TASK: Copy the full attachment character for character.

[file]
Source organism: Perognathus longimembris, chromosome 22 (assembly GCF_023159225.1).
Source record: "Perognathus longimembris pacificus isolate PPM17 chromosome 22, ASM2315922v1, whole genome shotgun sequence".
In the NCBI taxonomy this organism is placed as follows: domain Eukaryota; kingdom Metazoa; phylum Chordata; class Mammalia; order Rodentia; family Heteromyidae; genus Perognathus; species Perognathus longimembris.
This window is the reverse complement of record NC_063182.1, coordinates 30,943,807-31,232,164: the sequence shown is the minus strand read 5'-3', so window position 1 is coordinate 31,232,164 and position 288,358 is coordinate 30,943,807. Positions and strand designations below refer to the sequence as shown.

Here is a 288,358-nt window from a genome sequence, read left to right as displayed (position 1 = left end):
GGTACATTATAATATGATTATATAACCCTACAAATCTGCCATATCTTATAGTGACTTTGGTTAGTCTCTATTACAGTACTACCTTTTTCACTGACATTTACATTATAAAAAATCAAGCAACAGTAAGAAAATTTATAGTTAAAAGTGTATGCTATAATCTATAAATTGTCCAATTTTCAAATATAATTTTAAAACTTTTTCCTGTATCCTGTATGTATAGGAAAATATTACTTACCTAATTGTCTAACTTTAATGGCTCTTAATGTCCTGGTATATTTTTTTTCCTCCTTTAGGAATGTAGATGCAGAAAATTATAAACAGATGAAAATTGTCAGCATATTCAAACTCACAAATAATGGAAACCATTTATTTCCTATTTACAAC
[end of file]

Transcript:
Source organism: Perognathus longimembris, chromosome 22 (assembly GCF_023159225.1).
Source record: "Perognathus longimembris pacificus isolate PPM17 chromosome 22, ASM2315922v1, whole genome shotgun sequence".
In the NCBI taxonomy this organism is placed as follows: domain Eukaryota; kingdom Metazoa; phylum Chordata; class Mammalia; order Rodentia; family Heteromyidae; genus Perognathus; species Perognathus longimembris.
This window is the reverse complement of record NC_063182.1, coordinates 30,943,807-31,232,164: the sequence shown is the minus strand read 5'-3', so window position 1 is coordinate 31,232,164 and position 288,358 is coordinate 30,943,807. Positions and strand designations below refer to the sequence as shown.

Here is a 288,358-nt window from a genome sequence, read left to right as displayed (position 1 = left end):
GGTACATTATAATATGATTATATAACCCTACAAATCTGCCATATCTTATAGTGACTTTGGTTAGTCTCTATTACAGTACTACCTTTTTCACTGACATTTACATTATAAAAAATCAAGCAACAGTAAGAAAATTTATAGTTAAAAGTGTATGCTATAATCTATAAATTGTCCAATTTTCAAATATAATTTTAAAACTTTTTCCTGTATCCTGTATGTATAGGAAAATATTACTTACCTAATTGTCTAACTTTAATGGCTCTTAATGTCCTGGTATATTTTTTTTCCTCCTTTAGGAATGTAGATGCAGAAAATTATAAACAGATGAAAATTGTCAGCATATTCAAACTCACAAATAATGGAAACCATTTATTTCCTATTTACAAC